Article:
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Depress Anxiety. 2004;19(3):190-6.

Comparison of nefazodone and sertraline for the treatment of posttraumatic stress disorder.

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  • 1Department of Psychiatry and Behavioral Sciences, Medical University of South Carolina, Charleston, South Carolina 29425, USA.


Posttraumatic stress disorder (PTSD) is a prevalent condition that has been shown to be responsive to pharmacotherapy. Few head-to-head comparisons of medications used in the treatment of PTSD have been published. This 12-week, randomized, double-blind study compares the effectiveness, safety, and tolerability of nefazodone and sertraline for the treatment of PTSD. Thirty-seven male and female outpatients meeting DSM-IV criteria for PTSD were randomly assigned to receive nefazodone (maximum dose 600 mg/day; average dose 463 mg/day) or sertraline (maximum dose 200/day; average dose 153 mg/day). The primary outcome measures were the 17-item total severity score of the Clinician Administered PTSD Scale, Part 2 (CAPS-2) and the Clinical Global Impression Improvement Scale (CGI-I). Other assessments included the Davidson Trauma Scale (DTS), the Top-8 PTSD Rating Scale, Sheehan Disability Scale (SDS), Montgomery-Asberg Depression Rating Scale (MADRS), Hamilton Anxiety Scale (HAM-A), and Pittsburgh Sleep Quality Index (PSQI). Twenty-six subjects had at least one post-randomization CAPS-2 assessment and were therefore included in the data analysis. There were no statistically significant differences between treatment groups on any of the outcome measures. There was a significant effect for time in both groups, indicating an improvement in PTSD symptoms, depression, sleep, and quality of life over time. CAPS-2 scores for all of the PTSD symptom clusters decreased significantly over time. This study did not find significant differences in the effectiveness of nefazodone and sertraline for the treatment of PTSD. Larger trials are warranted.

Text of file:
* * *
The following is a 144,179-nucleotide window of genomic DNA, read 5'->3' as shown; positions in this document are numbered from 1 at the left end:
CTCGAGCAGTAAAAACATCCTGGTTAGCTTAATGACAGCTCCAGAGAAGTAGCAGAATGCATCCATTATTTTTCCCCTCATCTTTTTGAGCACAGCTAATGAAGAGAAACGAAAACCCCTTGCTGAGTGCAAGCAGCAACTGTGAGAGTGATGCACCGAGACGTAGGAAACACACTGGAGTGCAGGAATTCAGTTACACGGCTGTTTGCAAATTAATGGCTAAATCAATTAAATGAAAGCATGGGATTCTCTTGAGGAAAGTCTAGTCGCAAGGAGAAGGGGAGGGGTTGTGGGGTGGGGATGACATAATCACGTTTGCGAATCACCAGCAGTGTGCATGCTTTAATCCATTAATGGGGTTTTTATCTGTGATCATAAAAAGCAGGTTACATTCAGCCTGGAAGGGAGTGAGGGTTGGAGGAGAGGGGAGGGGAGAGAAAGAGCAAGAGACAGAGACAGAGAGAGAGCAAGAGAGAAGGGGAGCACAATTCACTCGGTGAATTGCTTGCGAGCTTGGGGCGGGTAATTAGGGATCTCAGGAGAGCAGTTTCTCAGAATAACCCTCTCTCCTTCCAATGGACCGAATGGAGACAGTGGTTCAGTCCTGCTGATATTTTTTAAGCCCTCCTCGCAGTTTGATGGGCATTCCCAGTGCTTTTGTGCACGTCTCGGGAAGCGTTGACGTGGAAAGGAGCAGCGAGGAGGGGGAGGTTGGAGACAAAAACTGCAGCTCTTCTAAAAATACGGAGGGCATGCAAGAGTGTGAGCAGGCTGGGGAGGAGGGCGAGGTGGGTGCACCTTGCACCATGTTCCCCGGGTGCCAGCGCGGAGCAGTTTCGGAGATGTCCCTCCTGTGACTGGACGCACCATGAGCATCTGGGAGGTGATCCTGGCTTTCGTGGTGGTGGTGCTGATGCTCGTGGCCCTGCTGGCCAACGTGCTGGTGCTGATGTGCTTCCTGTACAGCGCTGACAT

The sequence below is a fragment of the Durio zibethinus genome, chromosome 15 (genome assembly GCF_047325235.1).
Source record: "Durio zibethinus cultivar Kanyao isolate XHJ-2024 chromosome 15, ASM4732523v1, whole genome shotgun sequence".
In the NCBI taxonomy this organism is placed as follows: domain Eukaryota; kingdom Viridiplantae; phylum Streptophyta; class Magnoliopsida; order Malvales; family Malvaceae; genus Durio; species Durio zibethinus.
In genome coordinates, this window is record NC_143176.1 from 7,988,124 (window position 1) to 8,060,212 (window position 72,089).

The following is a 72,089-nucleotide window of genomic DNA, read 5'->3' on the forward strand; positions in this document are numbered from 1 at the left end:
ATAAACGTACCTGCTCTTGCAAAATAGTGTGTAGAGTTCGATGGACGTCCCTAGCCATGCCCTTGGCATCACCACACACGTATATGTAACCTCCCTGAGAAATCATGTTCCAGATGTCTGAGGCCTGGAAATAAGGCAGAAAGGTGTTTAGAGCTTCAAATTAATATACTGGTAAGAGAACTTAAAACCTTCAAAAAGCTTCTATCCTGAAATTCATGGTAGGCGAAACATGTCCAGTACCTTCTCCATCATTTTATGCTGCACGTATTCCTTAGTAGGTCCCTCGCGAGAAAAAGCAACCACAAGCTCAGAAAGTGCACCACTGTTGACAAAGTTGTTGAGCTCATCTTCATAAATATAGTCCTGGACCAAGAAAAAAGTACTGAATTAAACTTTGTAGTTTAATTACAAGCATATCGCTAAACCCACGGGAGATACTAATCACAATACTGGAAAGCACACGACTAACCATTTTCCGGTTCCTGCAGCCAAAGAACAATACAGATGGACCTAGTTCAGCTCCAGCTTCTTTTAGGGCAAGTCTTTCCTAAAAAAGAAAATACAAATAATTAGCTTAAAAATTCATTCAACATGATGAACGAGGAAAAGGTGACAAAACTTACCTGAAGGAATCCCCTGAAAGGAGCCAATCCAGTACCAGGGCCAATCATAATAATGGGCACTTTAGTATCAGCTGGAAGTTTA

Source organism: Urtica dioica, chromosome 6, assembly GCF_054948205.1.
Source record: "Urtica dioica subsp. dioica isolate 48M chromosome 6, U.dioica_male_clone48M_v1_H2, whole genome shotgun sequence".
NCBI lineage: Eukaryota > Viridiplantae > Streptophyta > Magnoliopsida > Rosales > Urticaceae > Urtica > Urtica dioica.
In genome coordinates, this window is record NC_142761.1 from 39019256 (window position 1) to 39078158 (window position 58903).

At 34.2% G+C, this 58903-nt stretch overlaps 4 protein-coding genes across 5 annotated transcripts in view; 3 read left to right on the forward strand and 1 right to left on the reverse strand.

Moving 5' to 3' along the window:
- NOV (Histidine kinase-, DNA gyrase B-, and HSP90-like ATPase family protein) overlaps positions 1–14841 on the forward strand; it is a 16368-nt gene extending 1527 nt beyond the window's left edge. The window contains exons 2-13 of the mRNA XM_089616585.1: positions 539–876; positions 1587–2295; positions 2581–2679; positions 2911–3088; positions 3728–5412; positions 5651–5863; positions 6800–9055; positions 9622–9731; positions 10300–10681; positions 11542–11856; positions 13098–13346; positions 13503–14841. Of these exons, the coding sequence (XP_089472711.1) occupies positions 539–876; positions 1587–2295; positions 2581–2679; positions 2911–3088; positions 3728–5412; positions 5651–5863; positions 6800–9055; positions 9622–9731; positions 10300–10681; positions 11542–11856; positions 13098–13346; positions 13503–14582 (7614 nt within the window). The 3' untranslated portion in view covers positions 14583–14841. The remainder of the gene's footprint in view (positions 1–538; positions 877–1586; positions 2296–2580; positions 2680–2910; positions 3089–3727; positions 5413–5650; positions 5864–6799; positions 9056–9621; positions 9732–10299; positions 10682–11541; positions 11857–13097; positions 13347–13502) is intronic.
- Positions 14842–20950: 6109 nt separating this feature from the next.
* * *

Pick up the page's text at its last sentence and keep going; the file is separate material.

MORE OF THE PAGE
Copyright 2004 Wiley-Liss, Inc.

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